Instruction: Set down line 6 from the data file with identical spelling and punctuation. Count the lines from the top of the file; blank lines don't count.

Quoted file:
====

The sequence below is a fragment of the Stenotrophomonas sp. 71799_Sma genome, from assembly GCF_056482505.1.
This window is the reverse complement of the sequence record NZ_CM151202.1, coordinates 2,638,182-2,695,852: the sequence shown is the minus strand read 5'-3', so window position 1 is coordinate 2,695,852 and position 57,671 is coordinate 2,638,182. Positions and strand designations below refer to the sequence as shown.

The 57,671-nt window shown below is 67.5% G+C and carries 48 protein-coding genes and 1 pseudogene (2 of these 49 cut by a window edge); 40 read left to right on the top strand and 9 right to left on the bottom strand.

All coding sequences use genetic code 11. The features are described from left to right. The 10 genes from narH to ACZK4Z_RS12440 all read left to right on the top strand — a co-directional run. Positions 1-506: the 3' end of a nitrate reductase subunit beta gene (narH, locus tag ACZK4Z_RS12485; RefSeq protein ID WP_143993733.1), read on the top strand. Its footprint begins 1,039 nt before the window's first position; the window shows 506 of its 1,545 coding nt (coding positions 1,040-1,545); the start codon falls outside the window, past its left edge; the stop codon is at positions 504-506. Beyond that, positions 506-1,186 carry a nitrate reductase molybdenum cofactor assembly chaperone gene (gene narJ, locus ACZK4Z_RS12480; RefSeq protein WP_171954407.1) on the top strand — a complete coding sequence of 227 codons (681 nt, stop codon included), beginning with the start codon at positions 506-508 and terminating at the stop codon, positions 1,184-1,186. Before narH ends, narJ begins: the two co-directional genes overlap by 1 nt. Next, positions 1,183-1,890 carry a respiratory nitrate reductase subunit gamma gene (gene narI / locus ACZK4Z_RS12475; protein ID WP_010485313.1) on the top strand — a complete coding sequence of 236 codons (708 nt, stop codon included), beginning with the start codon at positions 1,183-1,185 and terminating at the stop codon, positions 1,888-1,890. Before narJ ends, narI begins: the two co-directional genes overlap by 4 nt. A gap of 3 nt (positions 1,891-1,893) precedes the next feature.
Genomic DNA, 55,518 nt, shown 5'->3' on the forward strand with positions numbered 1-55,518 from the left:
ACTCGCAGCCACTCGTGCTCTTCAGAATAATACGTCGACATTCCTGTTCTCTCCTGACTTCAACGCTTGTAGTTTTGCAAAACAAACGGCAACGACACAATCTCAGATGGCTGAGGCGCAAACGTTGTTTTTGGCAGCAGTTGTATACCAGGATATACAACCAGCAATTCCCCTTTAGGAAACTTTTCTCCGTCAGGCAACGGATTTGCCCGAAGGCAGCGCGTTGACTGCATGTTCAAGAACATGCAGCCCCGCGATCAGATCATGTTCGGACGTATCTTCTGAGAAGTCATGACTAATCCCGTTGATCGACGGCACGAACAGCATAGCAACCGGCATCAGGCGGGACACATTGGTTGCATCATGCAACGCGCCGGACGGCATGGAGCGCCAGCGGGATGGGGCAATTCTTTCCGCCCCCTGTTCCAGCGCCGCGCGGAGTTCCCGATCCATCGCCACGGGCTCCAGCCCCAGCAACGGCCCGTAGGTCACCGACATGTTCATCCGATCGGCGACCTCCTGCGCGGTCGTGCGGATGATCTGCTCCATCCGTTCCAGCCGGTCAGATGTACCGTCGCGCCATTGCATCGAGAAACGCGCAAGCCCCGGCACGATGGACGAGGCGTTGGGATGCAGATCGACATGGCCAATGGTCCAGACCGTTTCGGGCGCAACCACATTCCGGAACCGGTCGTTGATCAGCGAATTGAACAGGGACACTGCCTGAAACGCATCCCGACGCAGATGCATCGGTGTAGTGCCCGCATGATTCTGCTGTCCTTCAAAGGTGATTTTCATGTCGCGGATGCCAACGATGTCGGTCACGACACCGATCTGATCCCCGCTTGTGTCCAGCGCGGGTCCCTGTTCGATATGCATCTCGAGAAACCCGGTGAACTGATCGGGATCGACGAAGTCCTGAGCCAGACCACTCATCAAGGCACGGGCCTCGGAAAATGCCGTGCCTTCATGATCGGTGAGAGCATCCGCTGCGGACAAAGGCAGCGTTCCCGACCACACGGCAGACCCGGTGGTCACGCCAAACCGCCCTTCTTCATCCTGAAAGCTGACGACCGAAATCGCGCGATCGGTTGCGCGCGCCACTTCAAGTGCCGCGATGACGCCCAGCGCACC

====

ACTCGCAGCCACTCGTGCTCTTCAGAATAATACGTCGACATTCCTGTTCTCTCCTGACTTCAACGCTTGTAGTTTTGCAAAACAAACGGCAACGACACAATCTCAGATGGCTGAGGCGCAAACGTTGTTTTTGGCAGCAGTTGTATACCAGGATATACAACCAGCAATTCCCCTTTAGGAAACTTTTCTCCGTCAGGCAACGGATTTGCCCGAAGGCAGCGCGTTGACTGCATGTTCAAGAACATGCAGCCCCGCGATCAGATCATGTTCGGACGTATCTTCTGAGAAGTCATGACTAATCCCGTTGATCGACGGCACGAACAGCATAGCAACCGGCATCAGGCGGGACACATTGGTTGCATCATGCAACGCGCCGGACGGCATGGAGCGCCAGCGGGATGGGGCAATTCTTTCCGCCCCCTGTTCCAGCGCCGCGCGGAGTTCCCGATCCATCGCCACGGGCTCCAGCCCCAGCAACGGCCCGTAGGTCACCGACATGTTCATCCGATCGGCGACCTCCTGCGCGGTCGTGCGGATGATCTGCTCCATCCGTTCCAGCCGGTCAGATGTACCGTCGCGCCATTGCATCGAGAAACGCGCAAGCCCCGGCACGATGGACGAGGCGTTGGGATGCAGATCGACATGGCCAATGGTCCAGACCGTTTCGGGCGCAACCACATTCCGGAACCGGTCGTTGATCAGCGAATTGAACAGGGACACTGCCTGAAACGCATCCCGACGCAGATGCATCGGTGTAGTGCCCGCATGATTCTGCTGTCCTTCAAAGGTGATTTTCATGTCGCGGATGCCAACGATGTCGGTCACGACACCGATCTGATCCCCGCTTGTGTCCAGCGCGGGTCCCTGTTCGATATGCATCTCGAGAAACCCGGTGAACTGATCGGGATCGACGAAGTCCTGAGCCAGACCACTCATCAAGGCACGGGCCTCGGAAAATGCCGTGCCTTCATGATCGGTGAGAGCATCCGCTGCGGACAAAGGCAGCGTTCCCGACCACACGGCAGACCCGGTGGTCACGCCAAACCGCCCTTCTTCATCCTGAAAGCTGACGACCGAAATCGCGCGATCGGTTGCGCGCGCCACTTCAAGTGCCGCGATGACGCCCAGCGCACC